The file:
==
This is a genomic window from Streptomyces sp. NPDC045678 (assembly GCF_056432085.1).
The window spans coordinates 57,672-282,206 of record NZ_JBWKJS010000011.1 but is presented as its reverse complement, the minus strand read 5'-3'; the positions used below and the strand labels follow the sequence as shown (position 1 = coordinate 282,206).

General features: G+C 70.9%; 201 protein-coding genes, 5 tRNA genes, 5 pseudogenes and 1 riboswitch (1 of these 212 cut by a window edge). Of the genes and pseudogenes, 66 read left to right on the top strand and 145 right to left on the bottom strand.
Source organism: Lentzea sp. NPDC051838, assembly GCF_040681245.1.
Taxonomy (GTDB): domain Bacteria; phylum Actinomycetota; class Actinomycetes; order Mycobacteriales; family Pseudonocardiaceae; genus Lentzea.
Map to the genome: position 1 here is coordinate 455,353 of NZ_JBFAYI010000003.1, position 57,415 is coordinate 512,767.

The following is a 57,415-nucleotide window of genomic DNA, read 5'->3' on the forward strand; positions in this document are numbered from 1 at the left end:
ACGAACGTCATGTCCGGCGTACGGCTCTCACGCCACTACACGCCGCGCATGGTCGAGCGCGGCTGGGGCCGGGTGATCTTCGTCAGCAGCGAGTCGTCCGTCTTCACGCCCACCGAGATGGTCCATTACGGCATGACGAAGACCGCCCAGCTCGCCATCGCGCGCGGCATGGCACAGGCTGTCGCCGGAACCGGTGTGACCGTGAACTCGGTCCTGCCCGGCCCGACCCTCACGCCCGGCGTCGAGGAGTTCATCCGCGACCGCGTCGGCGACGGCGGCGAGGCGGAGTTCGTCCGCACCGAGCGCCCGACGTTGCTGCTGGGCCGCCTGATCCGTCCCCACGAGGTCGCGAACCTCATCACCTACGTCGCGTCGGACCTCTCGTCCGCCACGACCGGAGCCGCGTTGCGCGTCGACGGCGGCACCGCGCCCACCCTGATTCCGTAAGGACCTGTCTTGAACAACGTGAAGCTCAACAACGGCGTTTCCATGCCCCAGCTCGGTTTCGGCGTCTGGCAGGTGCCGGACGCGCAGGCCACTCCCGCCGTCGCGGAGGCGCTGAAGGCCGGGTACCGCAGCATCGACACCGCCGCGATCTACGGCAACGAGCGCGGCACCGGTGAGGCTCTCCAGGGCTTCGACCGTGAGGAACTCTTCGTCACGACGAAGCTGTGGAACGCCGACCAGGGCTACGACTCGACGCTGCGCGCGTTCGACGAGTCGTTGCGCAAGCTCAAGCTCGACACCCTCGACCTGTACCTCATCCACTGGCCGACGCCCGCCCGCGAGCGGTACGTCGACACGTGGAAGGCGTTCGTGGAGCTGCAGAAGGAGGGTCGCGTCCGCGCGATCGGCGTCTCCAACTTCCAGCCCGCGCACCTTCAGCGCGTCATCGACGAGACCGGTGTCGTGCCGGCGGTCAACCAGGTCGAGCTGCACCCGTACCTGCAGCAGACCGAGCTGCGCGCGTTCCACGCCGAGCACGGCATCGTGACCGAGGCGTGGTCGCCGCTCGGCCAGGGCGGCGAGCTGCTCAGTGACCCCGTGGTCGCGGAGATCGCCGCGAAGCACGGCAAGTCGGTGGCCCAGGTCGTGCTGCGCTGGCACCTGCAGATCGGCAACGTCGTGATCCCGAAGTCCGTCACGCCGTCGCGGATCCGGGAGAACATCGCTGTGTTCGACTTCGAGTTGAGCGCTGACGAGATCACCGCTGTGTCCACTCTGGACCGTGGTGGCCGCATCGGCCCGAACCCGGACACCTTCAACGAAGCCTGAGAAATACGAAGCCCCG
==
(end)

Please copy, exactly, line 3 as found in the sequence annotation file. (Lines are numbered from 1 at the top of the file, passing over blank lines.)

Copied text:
General features: G+C 70.9%; 201 protein-coding genes, 5 tRNA genes, 5 pseudogenes and 1 riboswitch (1 of these 212 cut by a window edge). Of the genes and pseudogenes, 66 read left to right on the top strand and 145 right to left on the bottom strand.